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May 1, 2018 Vol. 73 No. 8 Back to Bulletin Main Page

András Jókúti, Hungarian Intellectual Property Office: Elevating the Global Dialogue on IP Rights

András Jókúti is Acting Director-General for Legal Affairs at the Hungarian Intellectual Property Office. He obtained his LL.M. in Intellectual Property Law at The George Washington University
Law School (Washington, DC) on a Fulbright grant. Outside of his passion for IP law, he is an accomplished photographer; he has had several exhibitions and his work has been used on book covers and in magazines in Hungary and abroad.

“There is no aspect of intellectual property (IP) law that I haven't been in touch with in the course of my 15 years in the public administration,” says András Jókúti, Acting Director-General for Legal Affairs at the Hungarian Intellectual Property Office (HIPO). From the overhaul of the European Union trademark system to copyright in the Digital Single Market and substantive patent law harmonization, Mr. Jókúti is well versed in all aspects of IP law and policy. This also makes him particularly suited to help organize and host INTA’s IP Office Workshop, “Working Towards the 21st Century IP Office” at the 2018 Annual Meeting, where he will be moderating a closed-door session titled “New Marks on the Block: Experience and Challenges with New Types of Trademarks.”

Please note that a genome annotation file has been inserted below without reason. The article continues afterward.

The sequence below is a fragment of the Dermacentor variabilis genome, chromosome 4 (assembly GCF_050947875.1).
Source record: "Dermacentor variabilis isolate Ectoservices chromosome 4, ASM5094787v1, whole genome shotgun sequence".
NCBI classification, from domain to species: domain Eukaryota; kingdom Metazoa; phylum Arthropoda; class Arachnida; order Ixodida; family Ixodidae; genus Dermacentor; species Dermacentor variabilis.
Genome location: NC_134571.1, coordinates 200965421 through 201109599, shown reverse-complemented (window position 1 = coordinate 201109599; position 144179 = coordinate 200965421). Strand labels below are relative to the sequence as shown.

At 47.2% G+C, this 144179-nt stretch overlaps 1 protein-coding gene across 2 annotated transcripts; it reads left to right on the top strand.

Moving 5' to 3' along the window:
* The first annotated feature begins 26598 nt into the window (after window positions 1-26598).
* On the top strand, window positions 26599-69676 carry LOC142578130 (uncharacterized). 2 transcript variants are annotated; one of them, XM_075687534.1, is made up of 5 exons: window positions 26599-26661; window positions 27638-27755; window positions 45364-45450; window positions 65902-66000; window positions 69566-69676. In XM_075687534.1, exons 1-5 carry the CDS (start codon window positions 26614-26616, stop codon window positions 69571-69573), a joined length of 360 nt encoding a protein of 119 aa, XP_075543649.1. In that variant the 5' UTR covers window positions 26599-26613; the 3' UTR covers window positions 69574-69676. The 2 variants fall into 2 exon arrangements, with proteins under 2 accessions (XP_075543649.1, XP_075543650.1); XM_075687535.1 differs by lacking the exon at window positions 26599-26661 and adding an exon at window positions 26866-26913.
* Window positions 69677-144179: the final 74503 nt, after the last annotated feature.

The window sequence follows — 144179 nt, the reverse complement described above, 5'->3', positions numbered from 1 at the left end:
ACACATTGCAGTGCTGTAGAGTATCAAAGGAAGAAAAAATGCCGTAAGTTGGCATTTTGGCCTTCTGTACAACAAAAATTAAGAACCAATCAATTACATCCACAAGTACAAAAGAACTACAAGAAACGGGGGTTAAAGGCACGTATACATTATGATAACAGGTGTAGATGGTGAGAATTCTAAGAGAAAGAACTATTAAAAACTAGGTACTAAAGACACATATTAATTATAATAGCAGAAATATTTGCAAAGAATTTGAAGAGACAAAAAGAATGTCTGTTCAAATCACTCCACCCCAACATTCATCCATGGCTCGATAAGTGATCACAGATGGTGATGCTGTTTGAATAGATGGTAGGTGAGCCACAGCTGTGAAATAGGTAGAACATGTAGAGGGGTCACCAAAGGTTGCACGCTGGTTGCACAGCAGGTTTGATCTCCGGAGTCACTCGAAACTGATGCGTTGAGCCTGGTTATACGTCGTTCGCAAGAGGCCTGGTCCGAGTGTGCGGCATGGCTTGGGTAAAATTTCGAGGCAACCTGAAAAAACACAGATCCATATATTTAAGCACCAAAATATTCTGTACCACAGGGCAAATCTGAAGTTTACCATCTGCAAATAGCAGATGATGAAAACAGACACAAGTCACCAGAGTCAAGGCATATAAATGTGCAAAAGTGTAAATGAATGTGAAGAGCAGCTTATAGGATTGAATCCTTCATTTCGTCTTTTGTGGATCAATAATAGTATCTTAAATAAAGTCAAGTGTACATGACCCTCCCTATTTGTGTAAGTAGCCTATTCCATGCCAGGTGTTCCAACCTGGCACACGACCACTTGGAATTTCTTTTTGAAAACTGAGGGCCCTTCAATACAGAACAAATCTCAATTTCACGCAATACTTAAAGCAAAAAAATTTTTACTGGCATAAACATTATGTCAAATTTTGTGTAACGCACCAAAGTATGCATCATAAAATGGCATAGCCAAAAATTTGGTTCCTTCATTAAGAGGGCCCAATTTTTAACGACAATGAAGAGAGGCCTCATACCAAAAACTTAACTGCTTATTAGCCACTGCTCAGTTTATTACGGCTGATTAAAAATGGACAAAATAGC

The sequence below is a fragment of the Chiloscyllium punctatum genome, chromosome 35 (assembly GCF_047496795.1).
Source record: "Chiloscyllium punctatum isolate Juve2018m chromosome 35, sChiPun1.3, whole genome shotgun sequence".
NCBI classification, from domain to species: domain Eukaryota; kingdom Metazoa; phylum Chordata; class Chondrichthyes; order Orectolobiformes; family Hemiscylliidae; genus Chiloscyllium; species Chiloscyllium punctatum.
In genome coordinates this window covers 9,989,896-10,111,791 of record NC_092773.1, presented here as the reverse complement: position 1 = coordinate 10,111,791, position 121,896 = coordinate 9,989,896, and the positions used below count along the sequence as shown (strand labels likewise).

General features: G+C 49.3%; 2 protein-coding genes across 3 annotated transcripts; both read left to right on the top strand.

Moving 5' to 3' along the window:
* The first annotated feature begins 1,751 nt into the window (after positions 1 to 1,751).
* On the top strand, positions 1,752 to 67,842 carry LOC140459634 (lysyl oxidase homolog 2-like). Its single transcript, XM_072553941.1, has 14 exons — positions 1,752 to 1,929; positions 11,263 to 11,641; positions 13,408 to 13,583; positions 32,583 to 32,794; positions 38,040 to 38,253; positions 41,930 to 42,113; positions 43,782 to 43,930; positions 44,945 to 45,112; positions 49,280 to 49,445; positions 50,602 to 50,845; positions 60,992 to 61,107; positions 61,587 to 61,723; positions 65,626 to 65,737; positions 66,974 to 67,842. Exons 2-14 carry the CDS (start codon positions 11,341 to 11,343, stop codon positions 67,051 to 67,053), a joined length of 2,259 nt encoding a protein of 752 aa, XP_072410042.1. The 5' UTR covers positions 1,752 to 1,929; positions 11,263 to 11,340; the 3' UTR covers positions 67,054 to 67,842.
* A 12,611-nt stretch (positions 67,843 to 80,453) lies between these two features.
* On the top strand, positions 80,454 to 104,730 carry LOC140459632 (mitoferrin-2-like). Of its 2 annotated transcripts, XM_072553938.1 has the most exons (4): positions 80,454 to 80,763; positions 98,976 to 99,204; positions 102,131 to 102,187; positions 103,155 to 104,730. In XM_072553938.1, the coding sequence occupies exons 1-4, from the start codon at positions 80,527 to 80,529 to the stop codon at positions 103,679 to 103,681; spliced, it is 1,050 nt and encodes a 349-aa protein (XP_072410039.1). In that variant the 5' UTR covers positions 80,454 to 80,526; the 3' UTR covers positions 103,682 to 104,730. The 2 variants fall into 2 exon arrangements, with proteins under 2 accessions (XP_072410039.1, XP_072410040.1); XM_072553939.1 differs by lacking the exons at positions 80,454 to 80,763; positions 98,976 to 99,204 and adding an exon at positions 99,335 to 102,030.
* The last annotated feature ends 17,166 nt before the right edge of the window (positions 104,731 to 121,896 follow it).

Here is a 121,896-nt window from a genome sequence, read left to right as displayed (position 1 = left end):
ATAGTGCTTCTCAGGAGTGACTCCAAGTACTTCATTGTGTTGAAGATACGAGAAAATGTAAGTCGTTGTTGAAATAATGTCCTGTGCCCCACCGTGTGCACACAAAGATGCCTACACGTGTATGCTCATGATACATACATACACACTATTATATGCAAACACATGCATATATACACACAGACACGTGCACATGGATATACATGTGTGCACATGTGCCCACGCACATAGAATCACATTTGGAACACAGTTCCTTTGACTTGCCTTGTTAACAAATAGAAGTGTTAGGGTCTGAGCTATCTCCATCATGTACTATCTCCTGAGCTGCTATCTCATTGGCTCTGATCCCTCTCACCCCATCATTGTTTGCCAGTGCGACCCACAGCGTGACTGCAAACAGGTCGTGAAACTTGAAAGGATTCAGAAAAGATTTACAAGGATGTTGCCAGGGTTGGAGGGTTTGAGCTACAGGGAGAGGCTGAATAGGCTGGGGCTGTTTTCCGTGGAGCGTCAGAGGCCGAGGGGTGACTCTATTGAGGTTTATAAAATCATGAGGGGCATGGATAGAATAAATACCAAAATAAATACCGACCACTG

Mr. Jókúti spoke with the INTA Bulletin about some of HIPO’s current priorities and what he hopes to
accomplish at the Annual Meeting.

What are HIPO’s top priorities in 2018?
Our major goal is to reinstate IP to its rightful place in the economy—not just for the traditional players, but also for entities that have not been aware of the significance of this toolbox. This requires a shift in the definition of the Office's mission; beyond our traditional profile as a registration office with a strong vision in policy making, we need to step up as an innovation facilitator as well. Such a role change necessitates massive awareness-raising efforts and a change in communication strategy, modernizing the IT tools on both the front and the back ends, streamlining the registration procedures, and reviewing certain elements of the legal framework.

What are the major challenges the Office is facing, and how are you tackling them?
We are in the middle of implementing the EU trademark reform—it is a complex and beautiful task.The EUIPO is already applying the new rules, but EU Member States need to align their trademark laws to the provisions of the recast Directive by January 2019. Preparing legislative changes is always a great challenge, with multiple ramifications.The draft amendment to the Trademark Act is ready, and now the consultation phase is coming up. Along with the overhaul of the formal requirements and the Examination Guidelines there will have to be a restructuring of the application fees and preparation of the IT system to handle new types of marks.

Another one of our great legislative endeavors is the creation of a general intellectual property procedural code that could serve as the background statute for all the administrative proceedings before HIPO.

You’re helping to organize the IP Office Workshop at the Annual Meeting, which features a number of “closed-door sessions”—what is the benefit of such an approach, what topics will you discuss there, and what can registrants expect to take away?